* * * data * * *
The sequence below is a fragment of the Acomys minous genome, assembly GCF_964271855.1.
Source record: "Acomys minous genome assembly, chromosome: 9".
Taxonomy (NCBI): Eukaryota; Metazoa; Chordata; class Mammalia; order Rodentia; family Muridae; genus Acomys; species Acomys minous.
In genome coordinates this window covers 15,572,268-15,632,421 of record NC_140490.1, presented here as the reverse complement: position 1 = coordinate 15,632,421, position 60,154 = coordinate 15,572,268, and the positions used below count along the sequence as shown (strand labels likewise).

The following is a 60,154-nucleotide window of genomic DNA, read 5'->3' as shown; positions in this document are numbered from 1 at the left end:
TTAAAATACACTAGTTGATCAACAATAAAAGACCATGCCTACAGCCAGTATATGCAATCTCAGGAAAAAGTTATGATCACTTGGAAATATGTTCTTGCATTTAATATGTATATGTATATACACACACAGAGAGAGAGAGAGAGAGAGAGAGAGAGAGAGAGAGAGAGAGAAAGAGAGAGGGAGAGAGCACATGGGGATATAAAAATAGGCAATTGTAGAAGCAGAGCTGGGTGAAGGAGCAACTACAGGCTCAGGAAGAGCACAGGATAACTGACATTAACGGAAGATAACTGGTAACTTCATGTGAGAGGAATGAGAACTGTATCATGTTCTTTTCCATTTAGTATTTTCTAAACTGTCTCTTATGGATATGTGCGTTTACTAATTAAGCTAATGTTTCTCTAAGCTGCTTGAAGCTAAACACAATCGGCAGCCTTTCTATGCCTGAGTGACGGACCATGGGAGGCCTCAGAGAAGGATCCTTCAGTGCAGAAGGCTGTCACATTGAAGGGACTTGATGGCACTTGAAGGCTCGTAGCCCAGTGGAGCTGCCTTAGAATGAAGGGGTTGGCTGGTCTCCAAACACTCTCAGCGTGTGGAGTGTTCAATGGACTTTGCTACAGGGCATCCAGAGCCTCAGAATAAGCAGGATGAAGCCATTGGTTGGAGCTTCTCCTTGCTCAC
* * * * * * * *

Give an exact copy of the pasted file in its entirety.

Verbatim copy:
The sequence below is a fragment of the Acomys minous genome, assembly GCF_964271855.1.
Source record: "Acomys minous genome assembly, chromosome: 9".
Taxonomy (NCBI): Eukaryota; Metazoa; Chordata; class Mammalia; order Rodentia; family Muridae; genus Acomys; species Acomys minous.
In genome coordinates this window covers 15,572,268-15,632,421 of record NC_140490.1, presented here as the reverse complement: position 1 = coordinate 15,632,421, position 60,154 = coordinate 15,572,268, and the positions used below count along the sequence as shown (strand labels likewise).

The following is a 60,154-nucleotide window of genomic DNA, read 5'->3' as shown; positions in this document are numbered from 1 at the left end:
TTAAAATACACTAGTTGATCAACAATAAAAGACCATGCCTACAGCCAGTATATGCAATCTCAGGAAAAAGTTATGATCACTTGGAAATATGTTCTTGCATTTAATATGTATATGTATATACACACACAGAGAGAGAGAGAGAGAGAGAGAGAGAGAGAGAGAGAGAGAGAAAGAGAGAGGGAGAGAGCACATGGGGATATAAAAATAGGCAATTGTAGAAGCAGAGCTGGGTGAAGGAGCAACTACAGGCTCAGGAAGAGCACAGGATAACTGACATTAACGGAAGATAACTGGTAACTTCATGTGAGAGGAATGAGAACTGTATCATGTTCTTTTCCATTTAGTATTTTCTAAACTGTCTCTTATGGATATGTGCGTTTACTAATTAAGCTAATGTTTCTCTAAGCTGCTTGAAGCTAAACACAATCGGCAGCCTTTCTATGCCTGAGTGACGGACCATGGGAGGCCTCAGAGAAGGATCCTTCAGTGCAGAAGGCTGTCACATTGAAGGGACTTGATGGCACTTGAAGGCTCGTAGCCCAGTGGAGCTGCCTTAGAATGAAGGGGTTGGCTGGTCTCCAAACACTCTCAGCGTGTGGAGTGTTCAATGGACTTTGCTACAGGGCATCCAGAGCCTCAGAATAAGCAGGATGAAGCCATTGGTTGGAGCTTCTCCTTGCTCAC